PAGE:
by Sharon Smulders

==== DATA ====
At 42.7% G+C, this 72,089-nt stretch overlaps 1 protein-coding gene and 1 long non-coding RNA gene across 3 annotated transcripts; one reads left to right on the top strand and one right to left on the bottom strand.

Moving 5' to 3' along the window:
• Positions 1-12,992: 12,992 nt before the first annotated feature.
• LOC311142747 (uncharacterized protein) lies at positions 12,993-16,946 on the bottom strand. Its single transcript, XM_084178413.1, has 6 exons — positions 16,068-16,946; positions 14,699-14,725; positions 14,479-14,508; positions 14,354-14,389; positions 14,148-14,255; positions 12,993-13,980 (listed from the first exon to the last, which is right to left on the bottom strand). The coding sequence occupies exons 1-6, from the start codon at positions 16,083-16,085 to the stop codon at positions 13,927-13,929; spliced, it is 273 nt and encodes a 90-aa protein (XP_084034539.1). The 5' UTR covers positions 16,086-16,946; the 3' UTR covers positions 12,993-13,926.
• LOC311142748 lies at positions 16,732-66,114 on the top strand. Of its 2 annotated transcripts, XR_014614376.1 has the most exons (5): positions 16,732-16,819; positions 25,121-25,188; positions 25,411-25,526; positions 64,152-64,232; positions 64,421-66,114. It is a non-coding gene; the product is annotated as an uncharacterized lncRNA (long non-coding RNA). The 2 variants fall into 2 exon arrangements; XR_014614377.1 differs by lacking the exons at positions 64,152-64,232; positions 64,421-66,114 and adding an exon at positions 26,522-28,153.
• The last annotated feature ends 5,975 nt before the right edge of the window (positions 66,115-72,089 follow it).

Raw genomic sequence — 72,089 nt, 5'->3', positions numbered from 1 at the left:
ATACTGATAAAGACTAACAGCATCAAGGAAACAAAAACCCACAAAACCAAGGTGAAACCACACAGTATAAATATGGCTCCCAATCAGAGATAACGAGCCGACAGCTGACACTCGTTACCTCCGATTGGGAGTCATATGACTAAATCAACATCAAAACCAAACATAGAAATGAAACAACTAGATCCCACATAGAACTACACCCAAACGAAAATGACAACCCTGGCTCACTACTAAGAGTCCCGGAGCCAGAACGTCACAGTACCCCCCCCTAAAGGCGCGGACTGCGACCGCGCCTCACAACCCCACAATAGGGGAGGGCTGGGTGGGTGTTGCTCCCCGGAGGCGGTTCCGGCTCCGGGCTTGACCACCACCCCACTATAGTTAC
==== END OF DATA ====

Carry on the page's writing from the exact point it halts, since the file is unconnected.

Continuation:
During the first phase of his career, Oscar Wilde composed a series of lyric impressions informed by what he subsequently called “the new aesthetics” (Complete Works 4: 102). Involving an erasure of the seer (“I”) so as to illuminate the seen, these curiously impersonal poems demonstrate, above all, the centrality of form within fin-de-siècle art. They also offer some insight into the politics of beauty. The impetus for examining Wilde’s verse, particularly his objective lyrics, came initially from teaching standard anthology pieces like “Symphony in Yellow” and “Impression du Matin.” In the classroom, I found James McNeill Whistler’s paintings useful for helping undergraduate students to understand Wilde’s poems while also introducing them to aesthetic debates like the one ignited by exhibition of Nocturne in Black and Gold—The Falling Rocket and Nocturne in Blue and Gold—Old Battersea Bridge. These two works, among several on display at the Grosvenor Gallery in 1877, famously provoked John Ruskin to denounce the painter as a fraud. Even Wilde, in a review for The Dublin University Magazine, mocked his sometime friend’s “colour symphonies” as “certainly worth looking at for about as long as one looks at a real rocket, that is, for somewhat less than a quarter of a minute” (Complete Works 6: 8). Wilde’s poetic impressions nonetheless owe much to Whistler’s work.